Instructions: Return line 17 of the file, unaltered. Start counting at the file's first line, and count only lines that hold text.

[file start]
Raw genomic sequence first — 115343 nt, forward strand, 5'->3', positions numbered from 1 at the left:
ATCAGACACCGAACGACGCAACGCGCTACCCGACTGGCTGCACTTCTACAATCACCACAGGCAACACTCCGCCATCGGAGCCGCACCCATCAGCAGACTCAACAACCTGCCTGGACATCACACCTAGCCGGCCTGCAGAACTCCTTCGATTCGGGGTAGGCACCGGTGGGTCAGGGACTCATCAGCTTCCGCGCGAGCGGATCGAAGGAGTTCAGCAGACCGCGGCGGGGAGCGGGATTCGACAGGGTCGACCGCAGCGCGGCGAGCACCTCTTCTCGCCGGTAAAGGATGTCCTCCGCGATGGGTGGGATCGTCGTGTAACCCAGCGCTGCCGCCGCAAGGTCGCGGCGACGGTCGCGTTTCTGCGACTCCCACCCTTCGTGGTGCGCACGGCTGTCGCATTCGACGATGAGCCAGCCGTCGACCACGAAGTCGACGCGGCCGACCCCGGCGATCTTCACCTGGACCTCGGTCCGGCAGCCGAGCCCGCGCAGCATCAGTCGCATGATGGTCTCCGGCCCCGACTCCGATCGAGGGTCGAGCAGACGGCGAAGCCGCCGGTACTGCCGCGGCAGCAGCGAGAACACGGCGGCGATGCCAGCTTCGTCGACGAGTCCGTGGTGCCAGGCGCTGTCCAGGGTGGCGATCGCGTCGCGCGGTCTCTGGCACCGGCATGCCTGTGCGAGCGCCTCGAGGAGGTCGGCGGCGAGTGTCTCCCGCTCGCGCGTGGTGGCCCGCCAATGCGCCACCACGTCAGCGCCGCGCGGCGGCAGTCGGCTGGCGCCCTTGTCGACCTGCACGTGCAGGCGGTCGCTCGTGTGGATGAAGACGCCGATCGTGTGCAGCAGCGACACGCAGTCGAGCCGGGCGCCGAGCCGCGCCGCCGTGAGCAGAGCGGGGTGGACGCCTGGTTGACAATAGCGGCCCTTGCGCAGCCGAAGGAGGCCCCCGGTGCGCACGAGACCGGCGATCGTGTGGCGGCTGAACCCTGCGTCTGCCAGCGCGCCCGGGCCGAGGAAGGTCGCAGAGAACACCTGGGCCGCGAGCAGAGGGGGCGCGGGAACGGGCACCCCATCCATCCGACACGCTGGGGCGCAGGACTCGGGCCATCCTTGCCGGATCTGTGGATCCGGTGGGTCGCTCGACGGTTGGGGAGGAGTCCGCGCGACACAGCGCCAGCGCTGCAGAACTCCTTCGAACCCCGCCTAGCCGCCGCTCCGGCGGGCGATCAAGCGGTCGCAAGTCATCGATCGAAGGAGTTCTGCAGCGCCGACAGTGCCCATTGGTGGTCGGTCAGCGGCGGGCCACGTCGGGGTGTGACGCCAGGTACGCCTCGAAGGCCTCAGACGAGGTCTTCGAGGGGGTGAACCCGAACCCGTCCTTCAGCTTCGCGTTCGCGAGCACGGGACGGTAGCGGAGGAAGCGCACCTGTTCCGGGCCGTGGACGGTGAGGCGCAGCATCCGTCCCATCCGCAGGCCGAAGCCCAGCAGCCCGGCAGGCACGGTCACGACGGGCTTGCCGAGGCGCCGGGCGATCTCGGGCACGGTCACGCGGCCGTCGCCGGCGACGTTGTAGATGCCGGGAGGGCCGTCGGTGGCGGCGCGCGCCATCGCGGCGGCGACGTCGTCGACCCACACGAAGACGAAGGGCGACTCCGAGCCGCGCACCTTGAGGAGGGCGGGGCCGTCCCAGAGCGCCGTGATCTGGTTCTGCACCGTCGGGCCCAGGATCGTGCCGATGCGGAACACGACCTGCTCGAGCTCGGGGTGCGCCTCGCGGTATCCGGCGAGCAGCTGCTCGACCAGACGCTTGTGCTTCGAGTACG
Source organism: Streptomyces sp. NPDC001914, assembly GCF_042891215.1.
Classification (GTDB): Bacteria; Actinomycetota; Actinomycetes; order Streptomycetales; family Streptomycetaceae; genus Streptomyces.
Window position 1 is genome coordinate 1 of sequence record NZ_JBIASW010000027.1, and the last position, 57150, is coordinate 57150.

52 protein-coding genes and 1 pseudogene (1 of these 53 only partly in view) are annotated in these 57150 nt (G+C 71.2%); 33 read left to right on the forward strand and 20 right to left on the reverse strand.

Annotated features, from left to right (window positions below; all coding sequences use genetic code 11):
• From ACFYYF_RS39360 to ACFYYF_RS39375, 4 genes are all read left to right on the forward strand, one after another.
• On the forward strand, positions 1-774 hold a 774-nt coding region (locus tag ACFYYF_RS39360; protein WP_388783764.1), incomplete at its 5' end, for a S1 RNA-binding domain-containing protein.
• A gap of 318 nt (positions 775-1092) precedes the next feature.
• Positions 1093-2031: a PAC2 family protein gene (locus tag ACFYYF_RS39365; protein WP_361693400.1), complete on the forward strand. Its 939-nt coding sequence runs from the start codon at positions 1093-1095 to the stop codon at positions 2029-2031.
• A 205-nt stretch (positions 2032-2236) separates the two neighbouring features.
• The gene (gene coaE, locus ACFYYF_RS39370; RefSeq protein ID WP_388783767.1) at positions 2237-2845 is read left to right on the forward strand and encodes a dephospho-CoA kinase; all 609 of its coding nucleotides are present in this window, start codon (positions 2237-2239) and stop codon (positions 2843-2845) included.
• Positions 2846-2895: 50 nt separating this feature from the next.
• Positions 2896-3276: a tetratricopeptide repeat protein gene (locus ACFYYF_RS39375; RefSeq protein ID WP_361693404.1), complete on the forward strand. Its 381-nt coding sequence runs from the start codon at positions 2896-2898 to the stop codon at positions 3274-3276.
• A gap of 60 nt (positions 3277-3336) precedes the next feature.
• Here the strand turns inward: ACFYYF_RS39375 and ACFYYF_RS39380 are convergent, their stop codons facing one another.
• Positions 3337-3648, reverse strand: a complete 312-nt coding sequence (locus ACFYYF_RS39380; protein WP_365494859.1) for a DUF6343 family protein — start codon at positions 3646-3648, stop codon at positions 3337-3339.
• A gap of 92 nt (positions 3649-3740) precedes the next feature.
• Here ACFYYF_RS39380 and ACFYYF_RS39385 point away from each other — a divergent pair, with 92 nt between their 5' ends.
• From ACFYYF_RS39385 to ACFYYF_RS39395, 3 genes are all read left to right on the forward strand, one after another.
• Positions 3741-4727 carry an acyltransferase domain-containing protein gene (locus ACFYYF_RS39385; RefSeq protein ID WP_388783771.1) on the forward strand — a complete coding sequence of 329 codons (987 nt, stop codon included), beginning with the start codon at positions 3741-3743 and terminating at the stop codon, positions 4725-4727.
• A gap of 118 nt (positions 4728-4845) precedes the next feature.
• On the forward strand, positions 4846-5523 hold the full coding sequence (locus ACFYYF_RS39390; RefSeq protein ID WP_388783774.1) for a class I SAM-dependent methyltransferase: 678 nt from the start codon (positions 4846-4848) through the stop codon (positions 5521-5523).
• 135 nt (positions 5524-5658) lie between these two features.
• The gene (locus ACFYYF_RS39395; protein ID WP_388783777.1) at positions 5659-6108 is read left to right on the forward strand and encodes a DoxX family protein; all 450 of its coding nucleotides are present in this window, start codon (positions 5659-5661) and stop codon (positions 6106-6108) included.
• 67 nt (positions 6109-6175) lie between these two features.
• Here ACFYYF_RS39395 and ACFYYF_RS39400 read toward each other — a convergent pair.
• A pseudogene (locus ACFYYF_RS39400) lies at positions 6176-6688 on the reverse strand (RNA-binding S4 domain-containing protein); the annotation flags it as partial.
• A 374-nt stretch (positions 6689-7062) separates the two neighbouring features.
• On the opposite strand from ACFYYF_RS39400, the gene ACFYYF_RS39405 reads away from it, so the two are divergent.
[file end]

• Here the strand turns inward: ACFYYF_RS39375 and ACFYYF_RS39380 are convergent, their stop codons facing one another.